He further added that even the attorney general had advised not to take any legal action on the matter, but stressed that if something bad happened due to the condition of the building, he would be forced to take legal action against the university.

Housing Minister Muiz was not responding to calls at time of press.

The Maldives National University and the government have been at loggerheads over the ownership of the old Jamaaluddeen School building.

During a press conference, Muiz said the government “will not be responsible for any damages incurred by students, lecturers or anyone who uses the building”.

“We have told them to vacate the building and remove their property as well,” he said at the time.

Minister Muiz claimed that the government intended to demolish the building as soon as possible after the MNU vacated it.

However, Deputy Vice Chancellor of Maldives National University Dr Fayyaz Ali Manik told Minivan News that they could not vacate the building as government had not provided an alternate facility, despite repeated requests.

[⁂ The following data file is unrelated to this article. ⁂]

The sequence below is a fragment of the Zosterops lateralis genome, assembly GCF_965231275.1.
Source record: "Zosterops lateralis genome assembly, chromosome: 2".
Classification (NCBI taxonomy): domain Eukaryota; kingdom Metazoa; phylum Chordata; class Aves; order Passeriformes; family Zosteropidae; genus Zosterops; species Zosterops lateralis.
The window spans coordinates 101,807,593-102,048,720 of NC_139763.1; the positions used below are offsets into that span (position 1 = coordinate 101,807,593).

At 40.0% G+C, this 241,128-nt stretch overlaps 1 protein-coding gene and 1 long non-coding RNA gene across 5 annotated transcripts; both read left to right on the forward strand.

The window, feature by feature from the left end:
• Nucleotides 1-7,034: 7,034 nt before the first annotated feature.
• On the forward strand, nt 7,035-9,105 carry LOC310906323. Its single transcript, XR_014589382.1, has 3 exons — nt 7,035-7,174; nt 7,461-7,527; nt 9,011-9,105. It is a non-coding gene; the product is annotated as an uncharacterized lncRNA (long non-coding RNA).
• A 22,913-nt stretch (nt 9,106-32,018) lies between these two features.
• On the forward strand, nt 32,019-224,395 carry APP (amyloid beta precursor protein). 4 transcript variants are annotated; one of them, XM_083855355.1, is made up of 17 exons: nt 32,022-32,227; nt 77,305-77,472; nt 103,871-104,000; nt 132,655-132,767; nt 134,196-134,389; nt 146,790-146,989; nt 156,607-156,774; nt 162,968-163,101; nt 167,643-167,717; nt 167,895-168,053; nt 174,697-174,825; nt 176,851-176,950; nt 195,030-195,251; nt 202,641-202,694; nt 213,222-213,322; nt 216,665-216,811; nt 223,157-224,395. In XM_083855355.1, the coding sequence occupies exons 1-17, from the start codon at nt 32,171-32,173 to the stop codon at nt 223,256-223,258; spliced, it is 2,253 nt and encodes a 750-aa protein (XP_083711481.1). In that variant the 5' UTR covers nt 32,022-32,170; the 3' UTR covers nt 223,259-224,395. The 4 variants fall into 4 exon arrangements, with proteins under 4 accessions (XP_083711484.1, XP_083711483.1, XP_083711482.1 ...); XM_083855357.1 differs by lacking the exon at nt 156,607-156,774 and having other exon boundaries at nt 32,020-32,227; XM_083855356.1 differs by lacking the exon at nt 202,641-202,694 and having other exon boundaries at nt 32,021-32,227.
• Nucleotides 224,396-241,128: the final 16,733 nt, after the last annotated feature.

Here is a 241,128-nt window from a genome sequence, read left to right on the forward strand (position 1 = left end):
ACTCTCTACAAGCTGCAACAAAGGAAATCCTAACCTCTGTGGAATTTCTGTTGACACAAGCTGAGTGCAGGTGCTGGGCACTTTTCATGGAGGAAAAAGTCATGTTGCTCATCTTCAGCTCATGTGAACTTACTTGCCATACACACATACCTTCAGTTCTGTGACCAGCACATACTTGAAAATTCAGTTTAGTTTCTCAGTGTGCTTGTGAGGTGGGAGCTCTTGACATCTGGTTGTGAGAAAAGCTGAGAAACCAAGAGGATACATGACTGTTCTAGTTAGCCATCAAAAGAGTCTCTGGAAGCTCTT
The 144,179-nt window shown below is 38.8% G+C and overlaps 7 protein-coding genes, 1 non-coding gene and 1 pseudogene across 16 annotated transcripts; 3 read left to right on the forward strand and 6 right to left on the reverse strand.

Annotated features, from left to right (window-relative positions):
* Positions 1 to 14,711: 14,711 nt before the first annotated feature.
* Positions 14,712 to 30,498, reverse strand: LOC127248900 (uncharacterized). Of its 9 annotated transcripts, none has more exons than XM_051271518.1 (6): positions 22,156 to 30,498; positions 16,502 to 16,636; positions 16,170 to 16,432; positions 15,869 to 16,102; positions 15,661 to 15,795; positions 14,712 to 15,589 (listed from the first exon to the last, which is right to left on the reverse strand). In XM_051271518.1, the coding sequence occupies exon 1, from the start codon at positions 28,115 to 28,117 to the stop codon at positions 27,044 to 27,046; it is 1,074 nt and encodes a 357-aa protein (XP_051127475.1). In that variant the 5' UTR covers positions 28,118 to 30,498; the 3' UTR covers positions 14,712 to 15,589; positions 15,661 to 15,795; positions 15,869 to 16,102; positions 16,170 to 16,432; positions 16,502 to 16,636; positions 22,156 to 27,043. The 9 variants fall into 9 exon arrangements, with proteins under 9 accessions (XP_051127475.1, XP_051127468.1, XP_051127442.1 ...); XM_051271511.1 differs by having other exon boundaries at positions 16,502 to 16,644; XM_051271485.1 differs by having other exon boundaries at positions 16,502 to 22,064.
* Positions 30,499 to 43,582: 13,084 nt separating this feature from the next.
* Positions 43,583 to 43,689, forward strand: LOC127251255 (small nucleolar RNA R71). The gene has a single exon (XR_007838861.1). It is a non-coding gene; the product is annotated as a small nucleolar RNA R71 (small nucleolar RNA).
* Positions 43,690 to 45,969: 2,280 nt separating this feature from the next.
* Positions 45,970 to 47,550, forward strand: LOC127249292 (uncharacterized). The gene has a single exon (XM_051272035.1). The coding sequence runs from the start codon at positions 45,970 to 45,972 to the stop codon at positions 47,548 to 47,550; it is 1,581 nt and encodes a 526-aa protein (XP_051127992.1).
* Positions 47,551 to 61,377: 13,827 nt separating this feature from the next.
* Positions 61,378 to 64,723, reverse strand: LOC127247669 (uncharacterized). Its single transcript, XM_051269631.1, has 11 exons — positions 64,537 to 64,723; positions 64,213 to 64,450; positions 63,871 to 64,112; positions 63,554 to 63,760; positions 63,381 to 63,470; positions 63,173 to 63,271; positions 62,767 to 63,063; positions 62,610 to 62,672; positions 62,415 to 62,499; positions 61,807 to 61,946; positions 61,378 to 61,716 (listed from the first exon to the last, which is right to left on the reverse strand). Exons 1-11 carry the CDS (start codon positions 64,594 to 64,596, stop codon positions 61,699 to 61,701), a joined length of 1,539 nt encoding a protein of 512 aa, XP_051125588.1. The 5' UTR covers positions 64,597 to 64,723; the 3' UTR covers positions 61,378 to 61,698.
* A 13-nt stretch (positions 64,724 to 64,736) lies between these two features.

“We have not been given any other building. They never mentioned it,” he said at the time.

He further said that if the university was forced to move out, it would bring all the programs currently running to a standstill.

The Maldives National University was initially formed in 1998 as the Maldives College of Higher Education (MCHE). The institution was established to rationalise resources and assure the quality of all existing post-secondary government institutes.

In 2011 the MCHE went on to become the country’s first university, formed under the Maldives National University Act.

In November 2012, MNU announced that it would be launching the first PHD programs offered in country. The subjects offered include law and pedagogy. The university has also announced that it will also be launching programs on political science in 2013.